Since I quit my job a little over six months ago, the one question I keep getting asked is,
So what are you doing these days?
Interesting isn’t it, how one’s career defines one’s life? At one point of time I used to resent the fact that my I was being forcibly defined by my relationship status. Now…I guess I can’t complain. It is after all, far better to be defined by what I am or am not doing rather than who I’m associated with and how.
So let’s see. I started off on the ‘sabbatical’ (and that’s in quotes for a reason. Say it in a sardonic tone). I had a stock answer ready for anyone who wanted to question my desicion and it was this,
I want to do things I haven’t had the time for all these years.
Have I done that? Well, some at least. I’ve painted the city walls (twice), started a novel, visited three different cities, appeared on TV, attended 4 weddings, 3 music gigs and an uncounted number of literary events. I have also had coffee, lunch, dinner and a lot in between with several people I haven’t had the time to meet, even though we stay in the same city and have, for years. And I even had time to accumulate a few new vices, unfashionable ones at that – Zynga Games, not to mention the compulsive Facebooking which resulted in the revival of a few friendships.
I’m exploring religion again (the last time I did this was when I was 17). And yes, quite wonderfully, I have been cooking! Now this is cliched I know. Leaving the daily rigours of a ‘typical’ life of someone of my age and background, a combination of sanyas and retirement to do these things. And so what? Ambition was learnt too early. No one told us that the killer instinct was a suicidal drug that would lead to burnout eventually. The highs came early as did the achievements. Okay, so I retired at 30. I retired from one kind of life.
I’m discovering another side of myself. The one other than that driven Alpha Female self. The one that is inherently lax underneath the compulsive time-scheduler. The one that lets time and dates slide by and has been hiding behind freakish list-making behaviour. The one that laughs with a striking, unfashionable suddenness at puns and other bad jokes. I like it.
Cooking is something I’ve always thought I detested. It turns out I don’t. The only thing I resented is the feeling that I’d never live up to my mum who is a fantastic cook. What’s more, it’s hardly ‘the thing’ for someone like me to do, is it? But well, the concept of me is very fluid at the moment (as Doctor Love a.k.a. Will Smith says in Hitch). What’s more, left to my own devices (and pun completely intended), I find there is no mean satisfaction in turning out something palatable, attractive and delicious.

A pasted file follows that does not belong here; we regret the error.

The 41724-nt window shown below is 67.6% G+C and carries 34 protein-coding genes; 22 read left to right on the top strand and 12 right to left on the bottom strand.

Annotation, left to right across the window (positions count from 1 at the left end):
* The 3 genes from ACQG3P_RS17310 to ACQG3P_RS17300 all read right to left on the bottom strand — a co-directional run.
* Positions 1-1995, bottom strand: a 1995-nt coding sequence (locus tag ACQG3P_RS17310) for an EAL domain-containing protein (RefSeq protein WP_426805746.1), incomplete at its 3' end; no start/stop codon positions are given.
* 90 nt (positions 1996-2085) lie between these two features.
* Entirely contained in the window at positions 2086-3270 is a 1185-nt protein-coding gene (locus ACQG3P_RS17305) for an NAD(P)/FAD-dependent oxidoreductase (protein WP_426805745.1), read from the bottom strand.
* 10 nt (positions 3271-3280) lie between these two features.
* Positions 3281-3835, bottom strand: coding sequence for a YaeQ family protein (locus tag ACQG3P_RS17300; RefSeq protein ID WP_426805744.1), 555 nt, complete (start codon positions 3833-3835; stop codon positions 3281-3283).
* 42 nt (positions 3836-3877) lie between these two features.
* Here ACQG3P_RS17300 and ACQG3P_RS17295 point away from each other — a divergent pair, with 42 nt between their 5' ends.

Here are two complete meals I made on seperate occasions. The first was when I had a close friend over with her husband for the first time. I made Greek salad, spaghetti in Arrabiata sauce and pasta in Pesto.
I was delighted to note that the meal was received well and amazed that it surpassed even mum’s famous dahi-vada which was also part of the spread.
The second was yesterday. Mum’s not in town so this is a meal for dad and me. It has to be tasty (to suit me), devoid of oil, tuvar daal and masala (to match dad’s dietary restrictions), vegetarian (to pass mum’s regulations of her kitchen). I made Morkozhambu (that’s a sort of sambhar made with curd and moong daal instead of tuvar daal), brinjal kootu (a gravy preparation) and potato curry to be had with rice and ghee.
I’m happy to say that when I came home late, dad had gone to bed but left a note on the table. It said,
Me a homemaker and a cook? Well, what do you know? These two incidents gave me as much satisfaction as getting promoted and the foreign conferences. In a different sort of way.
Last year, I had hit a certain point in my life where I felt I had so little to look forward to. Things had become routine, challenges had become annoying rather than interesting. If this break gave me nothing more than a peek into all the other things that I could be, the whole universe outside my career-woman cocoon, it has been worth every second of it.